Commentary

How To Think About Government Emergency Powers

Officials have the authority and the public’s support – for now

The U.S. public has embraced a policy of temporary “social distancing” to “buy time” in response to the coronavirus epidemic, and on their own are energetically implementing it. Over the past weekend public officials across the nation began issuing orders and restrictions to implement the policy officially.

Under our system public officials have extensive powers to respond to public health and other emergencies - but not unlimited powers. Their actions are subject to at least two constraints: Courts and public opinion.

At this time the public is likely to accept enforcement policies seen as reasonably connected to the public health crisis. That applies more if leaders explain their rationale and disclose the public health experts and information sources they rely on in making these decisions.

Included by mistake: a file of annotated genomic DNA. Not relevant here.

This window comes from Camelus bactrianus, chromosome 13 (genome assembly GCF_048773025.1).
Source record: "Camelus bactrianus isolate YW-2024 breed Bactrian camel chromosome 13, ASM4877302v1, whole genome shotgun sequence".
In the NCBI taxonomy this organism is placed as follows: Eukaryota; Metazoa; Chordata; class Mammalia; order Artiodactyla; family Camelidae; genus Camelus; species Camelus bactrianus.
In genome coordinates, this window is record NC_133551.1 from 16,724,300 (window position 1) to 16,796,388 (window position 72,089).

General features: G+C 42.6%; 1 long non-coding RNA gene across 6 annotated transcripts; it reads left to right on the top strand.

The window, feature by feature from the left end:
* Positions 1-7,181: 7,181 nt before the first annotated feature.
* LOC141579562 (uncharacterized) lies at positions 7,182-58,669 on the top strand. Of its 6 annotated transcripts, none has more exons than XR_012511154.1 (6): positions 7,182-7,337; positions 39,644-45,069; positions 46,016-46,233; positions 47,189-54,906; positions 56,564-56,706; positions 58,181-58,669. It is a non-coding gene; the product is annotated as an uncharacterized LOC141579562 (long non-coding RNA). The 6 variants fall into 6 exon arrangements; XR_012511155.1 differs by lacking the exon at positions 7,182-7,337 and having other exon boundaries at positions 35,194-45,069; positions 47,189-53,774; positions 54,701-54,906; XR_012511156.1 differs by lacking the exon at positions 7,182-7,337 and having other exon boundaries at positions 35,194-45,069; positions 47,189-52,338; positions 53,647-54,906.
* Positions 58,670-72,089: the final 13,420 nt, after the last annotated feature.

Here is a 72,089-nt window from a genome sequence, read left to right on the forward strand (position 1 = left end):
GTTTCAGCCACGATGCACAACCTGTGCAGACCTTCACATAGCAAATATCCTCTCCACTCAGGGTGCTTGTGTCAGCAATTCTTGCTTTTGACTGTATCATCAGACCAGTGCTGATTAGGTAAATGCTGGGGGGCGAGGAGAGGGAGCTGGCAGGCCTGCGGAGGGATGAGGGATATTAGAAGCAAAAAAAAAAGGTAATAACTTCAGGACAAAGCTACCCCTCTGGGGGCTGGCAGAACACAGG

It remains to be seen how long this leeway persists as the personal and economic costs grow. Some are already questioning whether the costs exceed the harm. The questions will get louder if policies are perceived as excessive, left in place for too long or seen as only loosely connected to the epidemic.

A possible example comes from Hoboken, New Jersey, where the mayor was among the first to order bars and restaurants to close - and also imposed a 10 pm citywide curfew. Residents may well regard a brief restaurant closure as reasonable and connected, but that is less apparent when it comes to police arresting individuals for just being on the streets after 10 pm.

Attitudes could also change if officials are seen as bullying, or treating the public as potential perpetrators rather than willing partners who are all in this together. A Michigan state senator illustrated with a tweet about state and local public health orders here:

“…Those who do not following (sic) the requirement are subject to a misdemeanor penalty, under the law. Michigan state police in conjunction with local police agencies will enforce the executive order and the Attorney General‘s office will prosecute. It is not just irresponsible it is illegal to not comply with the executive order.”

In contrast, in one of her first official responses to the virus Gov. Gretchen Whitmer said, “This is going to be hard, but we’re going to get through this, and we’re going to get through it together.”